Zero Waste: Opportunities for Trade

Zero Waste: Opportunities for Trade

Zero Waste – that is the mantra of sustainable consumption of tomorrow. This is especially true for foodstuffs, which account for a quarter of the residual waste generated in large cities. According to a study by the Food and Agriculture Organization of the United Nations (FAO), the global consumption of foodstuffs costs us 600 billion euros a year. This corresponds to about a third of the food produced for humans. The reasons for this are manifold and vary widely from region to region. In structurally and financially weak countries, a large part of the foodstuffs often spoils during harvesting, storage and transport; In our latitudes, the biggest losses are in trade and especially in the end-users.

“Just the idiot throws it away!”, Is the appropriate culinary statement against the Wegwerfgesellschaft, the Austrian star cook and gastronomic Zero Waste pioneer Tom Riederer not only in his restaurant “TOM am Kochen” in the Styrian Sausal, but four years ago Also published in cookbook form. In it, he tells environmental-conscious hobby cooks numerous tricks, how one from Essenensreten a good meal conjures.

For the so-called “waste products” often contain a great deal of taste (apple dishes, broccoli gel), they can be used to add exciting nuances to the dish (heart, liver, beuschl) or to surprisingly small amuse gueules with an exciting consistency. Also Fergus Henderson’s cult book “Nose to tail”, which was finally published in German this year and was included in the list of the “50 most important cookbooks of all time” by the “Observer”, is a culinary guide for the Zero Waste enjoyment the future.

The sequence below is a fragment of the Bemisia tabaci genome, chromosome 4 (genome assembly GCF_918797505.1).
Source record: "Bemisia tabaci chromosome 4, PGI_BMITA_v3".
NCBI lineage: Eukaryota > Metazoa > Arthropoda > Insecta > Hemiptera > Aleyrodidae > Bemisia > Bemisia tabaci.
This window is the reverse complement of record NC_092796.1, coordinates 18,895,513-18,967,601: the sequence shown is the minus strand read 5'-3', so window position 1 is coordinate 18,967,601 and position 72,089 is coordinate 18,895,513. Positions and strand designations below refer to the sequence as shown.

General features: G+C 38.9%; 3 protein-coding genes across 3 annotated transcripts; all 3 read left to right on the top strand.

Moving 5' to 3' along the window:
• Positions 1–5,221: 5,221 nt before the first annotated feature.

As is often the case with trend developments, the zero-waste idea also begins to take root within the food and food industry before it is adapted by other industries. And this is especially obvious in this area, because in the gastronomy sector, huge amounts of food waste are produced and can not be returned to direct recycling, eg as animal feed, because of hygiene regulations. The reduction of waste is therefore the top priority, which is no longer limited to individual cooks. The American catering company Bon Appétit, which has made the motto “food service for a sustainable future”, is also consistently working on waste avoidance strategies and is also passing on its growing know-how to other catering establishments.

The first zero-waste restaurant opened in Brighton in the autumn of 2014. In the “Silo”, the end of the food is thought of and produced: always the bin in the eye, the purchase, storage, recipes and portions are planned so that they land as little as possible. What can not be avoided is self-composting and used in our own garden to draw vegetables and close the cycle.

The fast-food restaurant “Sandwich Me In” in Chicago, which not only radically reduced the waste of the production and the food in the restaurant, but also the to-go sale, shows that consistent waste prevention in the gastronomy is not a question of exclusive star kitchens Through compostable packaging materials.

Product designers are also increasingly concerned with the development of sustainable packaging materials. For example, the young British designer Hyunhee Hwang: He developed packaging materials for fruits and vegetables as part of his master thesis at the London University of Arts. It has the shape of a shell, is woven from the roots of the plants (tomatoes, figs and berries) and is intended to ensure the continued process of ripening of the harvested fruit on the way of transportation from the producer to the final consumer. As a “living packaging”, Nurture can be used as a compost for your own balcony plants.

Other key impulses for the avoidance of garbage in the food industry are coming from the USA, where bulk shopping has become a new trend in retail. Particularly environmentally conscious customers are more and more trying to bring their own containers when they shop, and to have the bulk of the bulk of their goods removed from the “bulk bins” in self-service The environmentally conscious, packaging material of avoiding shopping have already mastered our grandparents or great grandparents well.